The Secret Lives of CET Members

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People who know members of Community Ensemble Theatre (CET) know the signs leading up to and during tech week. ‘Tech week’, the week before the show, is infamously known among those involved in theater as hectic and stressful. For some people, tech week can be recognized by a lack of sleep, a sudden monochromatic fashion tendency to wear black, the remnants of eyeliner and stage makeup, and the occasional surprising new choice of hair color. It’s undeniable that there’s a buzz around the school on those few performance days when people file into the Craft Theater, the lights hit the stage and something magical happens. Unbeknownst to most of the school is the extent of the commitment CET members put into a show leading up to the performance.

Having participated in seven CET productions, junior Briana O’Neal, a member of the vocal ensemble and makeup crew head for “Evita”, isn’t new to the process. Briana O’Neal described a typical day during tech week,`

Chris Hoban, lights crew head for “Evita”, works on the set for opening night.

“Normally you’re in [the theater] during your free blocks and lunch… you’re sweeping or you’re mopping or you’re painting. After school, rehearsal starts right away, [and] you’re there until 9 or 10 at night… making sure everything’s perfect for the show.”

CHS senior Britney O’Neal, props crew head and backstage manager for “Evita”, explained how hard it can be to balance school and CET during tech week. “At the end of the day I’m exhausted, my feet hurt, I’m running over things I need to fix, or things I did well… If I have time to do homework, I try to do a little bit of it when I get home, but usually at that point it’s 11 p.m. or 11:30 p.m., and I just want to go to bed, so I go to bed, because sleep is important.”

In addition to the unrecognized amount of time the cast and crew put into preparation, it is understood that techies tend to work behind the scenes and often don’t get as much credit as those in the spotlight. When asked about this, student tech director for “Evita”, Rachel ‘Rocky’ Blakemore, commented, “I know that tech is, yes, overlooked a lot of the time, but that’s how it’s supposed to be. If it isn’t overlooked, it means we did something wrong; if they notice what we did, that’s a bad thing. We’re in all black, we’re supposed to be ninjas, and when we bring on something, it’s supposed to keep the show moving.” Nonetheless, Blakemore feels a lack of appreciation and credit for the work put in before the production. “Everybody knows that actors go to rehearsal, everybody knows that techies are in [the theater] building. Nobody knows how late we stay, whether it’s tech or actors.”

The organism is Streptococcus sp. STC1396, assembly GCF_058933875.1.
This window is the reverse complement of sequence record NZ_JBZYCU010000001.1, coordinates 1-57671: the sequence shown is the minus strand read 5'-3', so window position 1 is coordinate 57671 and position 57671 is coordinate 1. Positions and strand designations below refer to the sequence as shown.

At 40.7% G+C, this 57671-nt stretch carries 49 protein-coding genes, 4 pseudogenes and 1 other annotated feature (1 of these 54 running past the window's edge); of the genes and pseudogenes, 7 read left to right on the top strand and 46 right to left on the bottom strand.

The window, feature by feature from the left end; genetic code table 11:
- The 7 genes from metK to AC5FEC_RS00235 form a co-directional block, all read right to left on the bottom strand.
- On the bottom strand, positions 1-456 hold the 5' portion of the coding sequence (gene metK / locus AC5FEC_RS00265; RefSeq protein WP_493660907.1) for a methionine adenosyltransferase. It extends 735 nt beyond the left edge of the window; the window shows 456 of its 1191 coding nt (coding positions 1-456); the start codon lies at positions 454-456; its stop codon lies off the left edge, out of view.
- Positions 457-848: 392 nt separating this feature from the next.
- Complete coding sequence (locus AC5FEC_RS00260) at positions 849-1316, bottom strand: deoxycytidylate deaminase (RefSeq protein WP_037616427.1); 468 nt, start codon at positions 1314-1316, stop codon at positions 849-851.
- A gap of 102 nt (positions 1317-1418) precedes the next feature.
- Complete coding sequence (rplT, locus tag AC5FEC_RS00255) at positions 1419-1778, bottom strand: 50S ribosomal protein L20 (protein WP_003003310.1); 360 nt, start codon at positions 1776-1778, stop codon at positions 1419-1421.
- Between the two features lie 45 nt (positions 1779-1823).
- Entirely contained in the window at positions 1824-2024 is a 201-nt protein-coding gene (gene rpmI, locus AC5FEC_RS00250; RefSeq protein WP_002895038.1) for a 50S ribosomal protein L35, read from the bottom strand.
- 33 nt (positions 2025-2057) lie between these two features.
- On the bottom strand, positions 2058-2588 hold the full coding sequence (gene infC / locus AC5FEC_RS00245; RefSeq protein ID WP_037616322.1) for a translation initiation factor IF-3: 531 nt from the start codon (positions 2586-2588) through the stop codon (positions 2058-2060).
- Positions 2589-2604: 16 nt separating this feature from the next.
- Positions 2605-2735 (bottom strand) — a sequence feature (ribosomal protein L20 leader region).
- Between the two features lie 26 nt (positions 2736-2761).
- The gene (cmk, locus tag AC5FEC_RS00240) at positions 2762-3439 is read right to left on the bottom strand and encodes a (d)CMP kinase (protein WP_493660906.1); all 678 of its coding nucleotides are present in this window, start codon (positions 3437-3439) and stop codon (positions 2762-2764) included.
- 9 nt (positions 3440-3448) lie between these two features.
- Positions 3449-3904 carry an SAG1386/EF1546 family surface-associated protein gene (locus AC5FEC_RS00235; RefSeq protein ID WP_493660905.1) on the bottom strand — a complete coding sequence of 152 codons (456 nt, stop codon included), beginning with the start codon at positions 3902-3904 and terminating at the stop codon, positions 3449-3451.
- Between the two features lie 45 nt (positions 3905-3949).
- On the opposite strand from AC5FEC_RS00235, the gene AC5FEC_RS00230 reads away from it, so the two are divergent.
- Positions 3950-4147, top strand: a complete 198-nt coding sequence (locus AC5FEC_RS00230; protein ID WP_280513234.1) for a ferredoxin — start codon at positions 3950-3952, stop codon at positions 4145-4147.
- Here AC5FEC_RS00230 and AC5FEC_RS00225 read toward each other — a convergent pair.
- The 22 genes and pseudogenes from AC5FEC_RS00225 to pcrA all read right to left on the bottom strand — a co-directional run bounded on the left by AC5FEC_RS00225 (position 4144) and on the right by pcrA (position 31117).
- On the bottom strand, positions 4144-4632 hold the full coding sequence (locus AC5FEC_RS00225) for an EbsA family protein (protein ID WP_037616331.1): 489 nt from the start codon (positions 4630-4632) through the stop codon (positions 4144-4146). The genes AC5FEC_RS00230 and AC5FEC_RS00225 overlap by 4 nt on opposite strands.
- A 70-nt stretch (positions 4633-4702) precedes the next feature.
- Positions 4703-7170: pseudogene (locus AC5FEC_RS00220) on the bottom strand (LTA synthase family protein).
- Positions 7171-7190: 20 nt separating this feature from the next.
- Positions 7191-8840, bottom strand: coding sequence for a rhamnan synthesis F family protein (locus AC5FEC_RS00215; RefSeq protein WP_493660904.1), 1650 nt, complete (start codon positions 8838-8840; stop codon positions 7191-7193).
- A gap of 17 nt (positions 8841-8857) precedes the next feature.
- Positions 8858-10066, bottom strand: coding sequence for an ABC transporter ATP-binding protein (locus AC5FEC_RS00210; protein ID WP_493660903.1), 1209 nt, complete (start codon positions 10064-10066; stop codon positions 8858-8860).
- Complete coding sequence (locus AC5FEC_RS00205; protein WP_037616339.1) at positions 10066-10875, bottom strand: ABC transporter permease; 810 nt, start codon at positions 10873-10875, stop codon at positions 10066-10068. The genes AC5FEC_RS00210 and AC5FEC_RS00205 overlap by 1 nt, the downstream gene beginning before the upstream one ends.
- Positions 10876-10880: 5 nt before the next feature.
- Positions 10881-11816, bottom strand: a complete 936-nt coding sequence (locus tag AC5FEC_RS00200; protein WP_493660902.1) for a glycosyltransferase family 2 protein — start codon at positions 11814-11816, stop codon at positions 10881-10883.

Juniors Alexandra Cubero-Matos and Hannah Hesseltine were double cast for the lead role of Eva Peron. A week after the show, Cubero-Matos reflected, “I’ve never been the main role, I’ve been a supporting role where I have one song or something… but with this show, it took so much out of everything… basically it’s this or nothing; it’s all you have.” Cubero-Matos was listed under ‘general tech’ in the program of “Evita”, and spoke about the audience’s perspective after a show. “They think about the actors behind the lines, but they don’t think about the techies behind everything that we’re acting on that is making it a story.”

James Harkey, a member of the vocal ensemble is quick to point out the ‘not-so-glamorous’ jobs that are a part of being in CET. “One person stands there and takes our jackets while we quick change, and I think that’s overlooked… Lane, who is on our tech, does a lot of work for the guys… and I wanted to thank him in front of everyone. I haven’t gotten the chance yet, but when I do, I’ll thank him.” Along with the seemingly unimportant jobs, every bit contributes to the long process of producing a musical like “Evita”. Harkey comments, “When you look at a play, you see a play that takes two months to make, but you’re only there for five days, and I don’t know if that does it justice.”

Regardless of the credit, or the lack of credit, Blakemore has used the pressure of CET, and more specifically tech week, to learn a lot about time management and coping with stress. When talking to Blakemore, there’s an air of leadership and control, along with a distinctly realistic and positive outlook on her role in CET. “It doesn’t matter if you’re stressed, everybody else is, so it’s just harder. Everybody’s a little antsy, everybody’s a little worried… but then you just band together, either rant about what you’re stressed about, or just totally ignore it, and it brings you closer together.”

Although CET plays can be time consuming, stressful, and a big undertaking, something positive Blakemore takes out of the situation are her genuine friendships. “We spend a lot of time together, and I’ve gotten to help with every single part of tech, so I’ve just gotten to know everybody, and some of my closest friends are in CET.”

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